Thursday, July 15, 2004

School Vouchers and Teachers' Unions

The American Federation of Teachers -- exhibit A in the case against labor unions -- is crowing on its web site about the Colorado Supreme Court's recent 4-3 decision that declared the state's new school voucher program unconstitutional. The AFT says that the decision marks "an important victory in the union's ongoing battle against voucher schemes."

At the bottom of the page about the Colorado decision there's a link to another page: Find out more about why the AFT opposes private school vouchers at taxpayers' expense. Here we learn that
The AFT supports parents' right to send their children to private or religious schools but opposes the use of public funds to do so. The main reason for this opposition is because public funding of private or religious education transfers precious tax dollars from public schools, which are free and open to all children, accountable to parents and taxpayers alike, and essential to our democracy, to private and religious schools that charge for their services, select their students on the basis of religious or academic or family or personal characteristics, and are accountable only to their boards and clients.
There are several whoppers in that quotation. I'll take them one at a time:

• "Public funds" are, in fact, tax revenues collected through the coercive power of government.

• The phrase "private or religious education" seems calculated to appeal to anti-religious sentiment (especially anti-Catholic sentiment). The distinction is unnecessary because a "religious" school is, by definition, a "private" school.

• Public schools would need fewer "precious tax dollars" if there were fewer students in public schools. Public school systems would probably become even more top-heavy with administrators as the number of public-school students dwindled. Then we'd see just how much they are "accountable to parents and taxpayers."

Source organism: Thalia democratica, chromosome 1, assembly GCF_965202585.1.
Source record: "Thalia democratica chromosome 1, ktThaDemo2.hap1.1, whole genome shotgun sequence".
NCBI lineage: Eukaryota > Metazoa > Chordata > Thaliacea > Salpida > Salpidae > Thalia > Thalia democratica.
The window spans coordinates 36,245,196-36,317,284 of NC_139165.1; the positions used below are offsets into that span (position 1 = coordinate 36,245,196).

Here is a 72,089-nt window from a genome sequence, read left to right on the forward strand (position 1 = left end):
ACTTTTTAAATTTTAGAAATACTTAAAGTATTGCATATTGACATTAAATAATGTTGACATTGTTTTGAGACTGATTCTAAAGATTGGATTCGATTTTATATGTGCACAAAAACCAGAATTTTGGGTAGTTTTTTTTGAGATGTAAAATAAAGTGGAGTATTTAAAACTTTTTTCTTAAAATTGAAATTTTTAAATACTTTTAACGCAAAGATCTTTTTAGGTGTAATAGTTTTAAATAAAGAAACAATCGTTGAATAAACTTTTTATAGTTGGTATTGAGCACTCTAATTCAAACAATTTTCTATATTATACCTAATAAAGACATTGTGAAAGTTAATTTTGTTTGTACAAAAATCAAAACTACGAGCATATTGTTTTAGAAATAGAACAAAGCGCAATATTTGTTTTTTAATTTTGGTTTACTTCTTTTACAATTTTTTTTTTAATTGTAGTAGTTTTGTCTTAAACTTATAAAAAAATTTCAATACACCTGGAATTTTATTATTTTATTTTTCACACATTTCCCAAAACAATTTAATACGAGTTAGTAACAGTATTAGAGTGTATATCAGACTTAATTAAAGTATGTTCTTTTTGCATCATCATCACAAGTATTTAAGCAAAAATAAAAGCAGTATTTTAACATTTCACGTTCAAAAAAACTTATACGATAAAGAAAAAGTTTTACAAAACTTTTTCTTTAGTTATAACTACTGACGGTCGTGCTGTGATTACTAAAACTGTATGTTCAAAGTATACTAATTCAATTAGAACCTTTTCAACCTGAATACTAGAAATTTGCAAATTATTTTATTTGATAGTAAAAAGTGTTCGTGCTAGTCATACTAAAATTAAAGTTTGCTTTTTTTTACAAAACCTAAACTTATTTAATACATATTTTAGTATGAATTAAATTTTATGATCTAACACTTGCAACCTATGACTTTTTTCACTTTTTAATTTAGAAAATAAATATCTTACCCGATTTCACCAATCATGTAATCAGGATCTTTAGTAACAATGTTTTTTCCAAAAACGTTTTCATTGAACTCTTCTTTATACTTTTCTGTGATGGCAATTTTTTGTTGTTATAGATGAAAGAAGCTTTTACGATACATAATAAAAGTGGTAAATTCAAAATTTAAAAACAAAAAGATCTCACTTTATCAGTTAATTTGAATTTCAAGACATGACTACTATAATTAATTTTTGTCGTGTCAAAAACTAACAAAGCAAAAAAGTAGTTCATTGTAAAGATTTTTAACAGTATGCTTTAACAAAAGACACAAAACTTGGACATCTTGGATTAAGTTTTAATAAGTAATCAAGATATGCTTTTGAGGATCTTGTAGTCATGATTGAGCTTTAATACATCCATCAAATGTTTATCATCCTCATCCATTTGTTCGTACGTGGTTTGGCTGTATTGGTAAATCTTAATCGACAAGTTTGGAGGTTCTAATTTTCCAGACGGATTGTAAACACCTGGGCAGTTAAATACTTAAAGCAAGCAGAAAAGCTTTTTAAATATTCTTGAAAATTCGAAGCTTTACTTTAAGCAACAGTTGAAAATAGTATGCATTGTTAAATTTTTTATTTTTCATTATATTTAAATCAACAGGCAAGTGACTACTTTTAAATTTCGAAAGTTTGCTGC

• Public schools aren't "free" and they do "charge for their services" -- they just seem free to the na├»ve among us because they collect their fees in the form of taxes.

• "Private and religious schools" may or may not "select their students on the basis of religious or academic or family or personal characteristics." So what if some of them do? It's a two-way street. With vouchers, parents can select their children's schools on the basis of religious or academic or family or personal characteristics. There's nothing wrong with that, unless you believe that Johnny should be forced to go to school with a bunch of louts just because they live in his public-school district.

• Public schools aren't "accountable to parents and taxpayers," they're "accountable" to elected school boards, whose members are usually co-opted by public-school administrators. Public schools are not accountable to taxpayers, who must cough up their taxes regardless of the quality of "their" public schools. Most taxpayers take no interest in the quality of public education because they are childless or their children aren't in school.

• Private schools, on the other hand, have what the AFT sneeringly calls "clients" -- that is, parents -- who have a direct interest in the quality of their children's education and who can vote with their checkbooks if they're dissatisfied with the education they're paying for. That's accountability.

But accountability is the last thing the AFT wants for its members, who pay their dues to be protected from true accountability, which they would experience if vouchers were widely available.

It's no wonder that more and more parents are willing to give of their own time (and some amount of money) to home-school their children. Teachers' unions care first and foremost about protecting teachers' jobs. If teachers' unions really cared about the education of children, they'd go out of business.